The beautiful blossoms of the Pocket Trail (see below)
remind me of this favorite poem. The cultivated cherries are resplendant right now (as above). The native cherries will break out cheering a little later. I ran Housman's little declaration in a post a year ago, but it won't hurt you to see it again!
Loveliest of Trees
Loveliest of trees, the cherry now
Is hung with bloom along the bough,
And stands about the woodland ride
Wearing white for Eastertide.
Now, of my three score years and ten,
Twenty will not come again,
And take from seventy springs a score,
It only leaves me fifty more.
And since to look at things in bloom
Fifty springs are little room,
About the woodlands I will go
To see the cherry hung with snow.
For all the old geezers visiting The Limb I'll append the updated version by Margaret Haskins Durber, the poet laureate of Lake Wobegon. Garrison Keillor included it in comments on his column in October 2005.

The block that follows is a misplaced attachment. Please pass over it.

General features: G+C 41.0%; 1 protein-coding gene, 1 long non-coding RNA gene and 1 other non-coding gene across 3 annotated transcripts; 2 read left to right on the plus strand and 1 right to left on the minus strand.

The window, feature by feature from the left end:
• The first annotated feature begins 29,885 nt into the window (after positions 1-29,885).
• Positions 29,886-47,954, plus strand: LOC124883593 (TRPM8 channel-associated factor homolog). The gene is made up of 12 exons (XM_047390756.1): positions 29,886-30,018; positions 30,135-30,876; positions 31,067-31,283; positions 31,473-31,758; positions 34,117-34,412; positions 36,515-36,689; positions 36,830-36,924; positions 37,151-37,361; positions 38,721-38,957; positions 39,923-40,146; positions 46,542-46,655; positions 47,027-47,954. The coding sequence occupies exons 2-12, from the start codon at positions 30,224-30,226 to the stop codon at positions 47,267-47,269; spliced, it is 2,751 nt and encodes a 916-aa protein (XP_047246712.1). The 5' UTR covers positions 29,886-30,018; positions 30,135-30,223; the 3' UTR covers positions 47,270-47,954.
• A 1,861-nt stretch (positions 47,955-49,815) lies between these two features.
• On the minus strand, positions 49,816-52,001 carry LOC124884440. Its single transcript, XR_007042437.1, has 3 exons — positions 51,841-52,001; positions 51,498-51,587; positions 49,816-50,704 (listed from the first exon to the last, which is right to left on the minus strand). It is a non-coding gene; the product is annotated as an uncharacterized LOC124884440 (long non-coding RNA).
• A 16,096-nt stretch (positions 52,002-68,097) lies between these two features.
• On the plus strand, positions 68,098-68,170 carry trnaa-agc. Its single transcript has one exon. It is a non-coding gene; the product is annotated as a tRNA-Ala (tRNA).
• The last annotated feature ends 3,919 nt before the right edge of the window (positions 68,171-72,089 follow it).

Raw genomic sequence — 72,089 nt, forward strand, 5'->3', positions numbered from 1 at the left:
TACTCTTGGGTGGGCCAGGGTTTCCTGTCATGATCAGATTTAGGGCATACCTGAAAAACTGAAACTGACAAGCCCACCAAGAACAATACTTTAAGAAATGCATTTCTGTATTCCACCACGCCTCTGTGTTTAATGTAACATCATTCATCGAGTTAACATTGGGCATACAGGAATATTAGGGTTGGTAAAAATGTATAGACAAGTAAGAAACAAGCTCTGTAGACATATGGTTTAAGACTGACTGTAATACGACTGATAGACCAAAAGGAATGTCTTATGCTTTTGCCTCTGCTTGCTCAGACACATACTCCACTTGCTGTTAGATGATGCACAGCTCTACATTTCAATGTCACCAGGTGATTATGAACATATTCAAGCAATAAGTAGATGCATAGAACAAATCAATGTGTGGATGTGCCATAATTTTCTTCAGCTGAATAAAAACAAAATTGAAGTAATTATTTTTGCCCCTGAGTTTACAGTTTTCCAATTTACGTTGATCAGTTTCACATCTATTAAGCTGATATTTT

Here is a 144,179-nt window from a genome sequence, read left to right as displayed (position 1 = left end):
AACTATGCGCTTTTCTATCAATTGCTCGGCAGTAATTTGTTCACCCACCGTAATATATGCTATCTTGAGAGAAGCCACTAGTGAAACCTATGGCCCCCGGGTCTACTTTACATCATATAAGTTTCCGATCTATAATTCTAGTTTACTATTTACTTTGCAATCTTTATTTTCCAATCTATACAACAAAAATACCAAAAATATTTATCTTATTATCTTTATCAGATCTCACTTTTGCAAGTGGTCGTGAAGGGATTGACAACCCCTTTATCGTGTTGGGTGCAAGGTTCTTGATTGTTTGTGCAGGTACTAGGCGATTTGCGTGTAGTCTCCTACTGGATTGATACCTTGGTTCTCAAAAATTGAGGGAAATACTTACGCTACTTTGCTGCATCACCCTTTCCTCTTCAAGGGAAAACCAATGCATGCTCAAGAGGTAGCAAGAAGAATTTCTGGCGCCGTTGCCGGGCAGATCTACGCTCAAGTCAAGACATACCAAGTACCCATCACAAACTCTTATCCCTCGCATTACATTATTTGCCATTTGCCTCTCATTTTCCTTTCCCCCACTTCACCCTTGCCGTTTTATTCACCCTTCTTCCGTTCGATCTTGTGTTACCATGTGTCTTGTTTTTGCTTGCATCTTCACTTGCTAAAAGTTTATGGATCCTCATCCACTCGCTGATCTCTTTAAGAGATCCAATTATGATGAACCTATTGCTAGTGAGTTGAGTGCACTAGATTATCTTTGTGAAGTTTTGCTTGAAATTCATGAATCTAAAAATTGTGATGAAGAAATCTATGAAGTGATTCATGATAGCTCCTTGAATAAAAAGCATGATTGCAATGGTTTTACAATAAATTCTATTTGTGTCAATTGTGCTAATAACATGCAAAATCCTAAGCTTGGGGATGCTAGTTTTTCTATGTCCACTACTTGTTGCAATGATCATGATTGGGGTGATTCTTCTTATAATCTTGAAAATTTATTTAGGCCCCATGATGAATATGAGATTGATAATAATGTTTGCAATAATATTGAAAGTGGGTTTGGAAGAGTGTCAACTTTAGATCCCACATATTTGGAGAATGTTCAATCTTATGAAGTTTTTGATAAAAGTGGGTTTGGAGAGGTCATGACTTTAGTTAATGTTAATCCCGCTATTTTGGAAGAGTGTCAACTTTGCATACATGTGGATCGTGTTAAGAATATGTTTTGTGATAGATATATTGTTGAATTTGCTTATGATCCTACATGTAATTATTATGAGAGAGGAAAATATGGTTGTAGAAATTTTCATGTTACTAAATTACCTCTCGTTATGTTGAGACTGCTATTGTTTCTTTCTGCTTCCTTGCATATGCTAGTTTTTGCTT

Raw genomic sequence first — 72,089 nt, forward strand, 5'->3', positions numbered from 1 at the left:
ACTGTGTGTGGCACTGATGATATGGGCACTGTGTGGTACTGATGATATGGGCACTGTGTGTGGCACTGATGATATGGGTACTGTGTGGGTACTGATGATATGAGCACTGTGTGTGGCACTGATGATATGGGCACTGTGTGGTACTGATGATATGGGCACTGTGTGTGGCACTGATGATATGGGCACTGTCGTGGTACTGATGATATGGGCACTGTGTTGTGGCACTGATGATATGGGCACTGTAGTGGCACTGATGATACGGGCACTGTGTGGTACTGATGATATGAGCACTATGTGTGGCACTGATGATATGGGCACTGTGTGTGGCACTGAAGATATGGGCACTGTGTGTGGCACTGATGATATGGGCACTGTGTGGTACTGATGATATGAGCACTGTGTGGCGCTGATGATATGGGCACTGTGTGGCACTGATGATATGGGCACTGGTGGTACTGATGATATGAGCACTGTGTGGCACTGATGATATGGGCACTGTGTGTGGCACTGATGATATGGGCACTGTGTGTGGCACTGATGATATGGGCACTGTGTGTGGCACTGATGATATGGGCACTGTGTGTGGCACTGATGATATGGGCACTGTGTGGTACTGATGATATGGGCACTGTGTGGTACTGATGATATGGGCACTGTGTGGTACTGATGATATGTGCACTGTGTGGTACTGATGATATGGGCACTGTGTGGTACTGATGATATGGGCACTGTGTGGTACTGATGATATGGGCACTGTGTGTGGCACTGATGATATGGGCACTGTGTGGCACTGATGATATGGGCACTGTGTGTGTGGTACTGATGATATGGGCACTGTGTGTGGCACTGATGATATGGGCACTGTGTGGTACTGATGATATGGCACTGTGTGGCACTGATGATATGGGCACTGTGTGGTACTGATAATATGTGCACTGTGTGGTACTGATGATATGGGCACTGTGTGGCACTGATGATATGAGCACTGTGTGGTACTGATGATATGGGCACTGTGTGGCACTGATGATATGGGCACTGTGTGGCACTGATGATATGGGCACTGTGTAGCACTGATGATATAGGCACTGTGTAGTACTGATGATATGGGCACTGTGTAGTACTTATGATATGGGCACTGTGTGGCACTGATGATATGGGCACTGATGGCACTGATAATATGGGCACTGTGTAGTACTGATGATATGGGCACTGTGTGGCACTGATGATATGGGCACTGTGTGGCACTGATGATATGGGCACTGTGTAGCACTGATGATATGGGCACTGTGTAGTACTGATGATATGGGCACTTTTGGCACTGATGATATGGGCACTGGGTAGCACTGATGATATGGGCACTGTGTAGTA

Loveliest of Trees, Now
Loveliest of trees, the maple now
Is turning yellow on the bough.
It stands among the trees of green,
All dressed up for Halloween.
Now of my three score years and ten,
Sixty-three won't come again.
Subtract from seventy, sixty-three,
It scares the daylights out of me.
And since to look at things sublime,
Seven years is not much time.
It’s rather sobering for a fellow
To see the maples turning yellow.-Margaret Haskins Durber
The series of posts, A Poem to Start the Week, is my little anthology of poetry, most of which I have used with my students in elementary schools during 27 years of teaching.
Previous Poems to Start the Week:
The Dinosaurs Are Not All Dead
Mummy Slept Late
Just My Size
The Kindest Things I Know
Miles to Go
Love that Brother
Oh, Frabjous Day!
Other Posts about Children's Literature:
The Lion's Paw top kid's OOP book!
Aslan is Dead!
Multiplying People, Rice, and Readers
A Teacher's Life
You can read some of my own efforts at poetry here.
A weblog dedicated to Poetry for Children.
Watch Sonja Cole's reviews of children's books at Bookwink.com.